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Rhetorical draft 1

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S: Let's Get Digital: An Analysis of the 2008 Article, "Literature and Digital Illumination" Lengel

BC: The End (except not really. I have more to argue such as "How the creators propose their argument through text, the pros and cons to their arguments, a sum up/conclusion of it all, and references).

FC: Let's Get Digital: An Analysis of the 2008 Article, "Literature and Digital Illumination" | Elizabeth Lengel

1: About the Article | This presentation addresses Lis Lindeman and Gregory O. Smith's website, "Literature and Digital Illumination." Through the use flash videos, blocks of text, and standard and doctored images on the site, the creators intend to convince the reader that there are opportunities in the classroom to understand and analyze literature through the use of digital media. To support their claim, the creators look at the remediation of certain texts, such as the hpyertext of T.S. Eliot's "The Waste Land," and doctored images that represent the analyses of Charlotte Perkins Gilman's short story, "The Yellow Wallpaper," T.S. Eliot's poem, "The Hollow Men," and other literary pieces. In order to further encourage the reader to appriciate literary analysis through a digital medium, Lindeman provides a short presentation of Jane Austen's Pride and Prejudice through the use of a flash video. All of this is done to convince the reader that educational experiences, especially literary experiences, are no longer limited to the printed page. Lindeman, Lis and Smith, Greogory O. "Literature and Digital Illumination." Kairos: A Journal of Rhetoric, Technology, and Pedagogy 12.3 (2008): n. pag. Web. 27 July 2011.

2: Lindeman and Smith's presentation serves as a defense against stagnancy in the classroom. The creators argue that "there are vast untapped potentials for digital media in the literature classroom" ("Our Position" page). However, the site only makes use of flash video and doctored photos as the examples of these "vast, untapped potentials" of digital media. Although their claim is valid and supported with eveidence, said evidence seems to be weak portrayals of all that the digital world has to offer. Their use of digital media could be more diverse, more prominant, and even more modern in order to make a stonger, better convincing case in this argument. Through the combination of site design, the choices and application of the digital media, and the creators' text that defends this media, there is a sense of persuasion for the move to digital media, but a lack in strength in the digital media itself. | The Issues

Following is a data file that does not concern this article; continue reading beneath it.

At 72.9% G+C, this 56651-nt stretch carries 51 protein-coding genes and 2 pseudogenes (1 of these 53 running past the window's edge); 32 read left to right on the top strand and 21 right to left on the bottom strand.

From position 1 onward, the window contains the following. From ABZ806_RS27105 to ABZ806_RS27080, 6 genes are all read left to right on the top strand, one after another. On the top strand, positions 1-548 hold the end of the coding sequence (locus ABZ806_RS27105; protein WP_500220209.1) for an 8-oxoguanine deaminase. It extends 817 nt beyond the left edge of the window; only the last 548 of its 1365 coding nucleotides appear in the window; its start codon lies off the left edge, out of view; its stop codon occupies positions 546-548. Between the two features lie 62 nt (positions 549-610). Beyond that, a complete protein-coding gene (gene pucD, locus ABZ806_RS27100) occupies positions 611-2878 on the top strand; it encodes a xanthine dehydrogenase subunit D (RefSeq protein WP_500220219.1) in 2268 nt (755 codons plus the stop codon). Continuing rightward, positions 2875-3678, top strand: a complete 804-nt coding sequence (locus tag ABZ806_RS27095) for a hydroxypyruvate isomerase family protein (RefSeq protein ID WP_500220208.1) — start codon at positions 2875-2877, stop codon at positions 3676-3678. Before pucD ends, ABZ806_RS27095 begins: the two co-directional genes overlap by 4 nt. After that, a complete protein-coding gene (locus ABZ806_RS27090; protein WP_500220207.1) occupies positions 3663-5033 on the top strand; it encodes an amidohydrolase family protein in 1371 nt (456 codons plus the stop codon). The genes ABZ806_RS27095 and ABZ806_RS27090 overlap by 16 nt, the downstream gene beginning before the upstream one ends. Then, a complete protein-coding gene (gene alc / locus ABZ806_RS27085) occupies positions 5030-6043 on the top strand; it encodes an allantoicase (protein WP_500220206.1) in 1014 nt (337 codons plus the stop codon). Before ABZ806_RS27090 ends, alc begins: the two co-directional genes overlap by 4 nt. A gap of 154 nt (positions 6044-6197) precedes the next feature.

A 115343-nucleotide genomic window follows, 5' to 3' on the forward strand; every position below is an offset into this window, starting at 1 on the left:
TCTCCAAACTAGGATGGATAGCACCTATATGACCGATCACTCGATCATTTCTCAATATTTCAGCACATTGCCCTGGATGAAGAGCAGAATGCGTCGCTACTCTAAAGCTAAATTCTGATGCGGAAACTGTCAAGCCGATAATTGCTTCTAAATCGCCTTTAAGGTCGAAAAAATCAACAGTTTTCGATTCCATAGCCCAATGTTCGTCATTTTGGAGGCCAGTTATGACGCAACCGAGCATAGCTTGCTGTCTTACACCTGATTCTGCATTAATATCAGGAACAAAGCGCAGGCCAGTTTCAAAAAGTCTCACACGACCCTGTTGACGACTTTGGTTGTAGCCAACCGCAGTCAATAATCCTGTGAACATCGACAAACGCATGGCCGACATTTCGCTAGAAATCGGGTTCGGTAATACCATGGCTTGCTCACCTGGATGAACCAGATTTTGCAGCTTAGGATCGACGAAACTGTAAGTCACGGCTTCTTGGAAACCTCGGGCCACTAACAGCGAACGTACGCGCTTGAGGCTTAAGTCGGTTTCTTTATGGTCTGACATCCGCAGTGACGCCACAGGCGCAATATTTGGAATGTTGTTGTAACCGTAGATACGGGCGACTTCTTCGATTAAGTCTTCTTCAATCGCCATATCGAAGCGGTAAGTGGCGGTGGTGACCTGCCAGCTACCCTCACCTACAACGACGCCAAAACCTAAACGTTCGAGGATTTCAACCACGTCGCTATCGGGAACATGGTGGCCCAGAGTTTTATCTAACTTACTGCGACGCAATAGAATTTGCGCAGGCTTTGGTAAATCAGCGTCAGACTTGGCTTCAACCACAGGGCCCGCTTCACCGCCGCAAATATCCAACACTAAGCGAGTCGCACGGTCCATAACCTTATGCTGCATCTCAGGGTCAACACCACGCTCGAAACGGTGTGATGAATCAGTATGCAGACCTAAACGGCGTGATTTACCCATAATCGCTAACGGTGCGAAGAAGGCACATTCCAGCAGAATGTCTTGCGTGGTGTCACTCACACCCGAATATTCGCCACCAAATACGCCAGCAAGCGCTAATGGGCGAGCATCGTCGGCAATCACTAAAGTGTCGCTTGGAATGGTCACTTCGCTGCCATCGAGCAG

3: Snapshot Samples of the Site's Media | Flash Video, "Our Position" page | Flash Video, "Encouragement" page | Doctored Image, "Enhancement" page | Doctored Image, "Enhancement" page

4: First Impressions: What It Looks Like | The appearance of the site is simple. Every page consists of the site's heading ("Literature and Digital Illumination"), the title of the page the user is on, the content of the page, and the navigation bar at the bottom. The background is a dulled, blue/gray color. Upon opening the website, the user automatically begins on the "Our Position" page, and the flash video of that page immediately starts playing.

5: Visual Pros & Cons | Pros There is nothing to distract the reader from the site's message. The blue/gray background is dull enough to be easy on the eyes, and it is an interesting break from a standard, white page. | Cons The site is simple enough to be concidered amateur, which decreases its authority. The navigation bar is at the bottom of the screen, which goes against what most users are used to (that being the navigation bar towards the top). There is no "Home" page to ease the user into the site. The user is thrown in to it immediately upon opening. The flash video begins as soon as the site opens, giving the user no time to ease into the site's presentation.

6: Digital Media: The Creators' Choices | On two pages, Lindeman and Smith use flash videos as either all or most of the pages' content. The "Our Position" page consists of just a video. The "Encouragement" page is made up of both a video and blocks of text. Standard and Doctored images make up parts of the "Assumption" page, "Status" page, "Illumination" page, "Enhancement" page, and the "Conclusion" page.

7: The Choices: Pros & Cons | Pros: Doctored images have limitless potential to be creative, persuasive, and story-telling when well-made. The Site utilizes such well-made images. Flash videos are entertaining and easy to watch. They are a fun break from text. | Cons: Flash videos can not be sped up, re-wound, paused, or stopped. As soon as they begin, the user must watch. If they miss a part or want to hear something again, they must wait for the whole video to finish, relpay it, and wait for the video to reach the desired part. Flash is a dated medium when compared to other video media, especially youtube, which has better features and is more "user-friendly." Using only doctored images become old, tiring, and repetitive. Since these two mediums are the only ones in use, the claim that there are vast amounts of digital media to bring in to the classroom is weak.

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  • By: Elizabeth L.
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  • Title: Rhetorical draft 1
  • This is my analysis of the Kairos article, "Literature and Digital Illumination"
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  • Published: about 8 years ago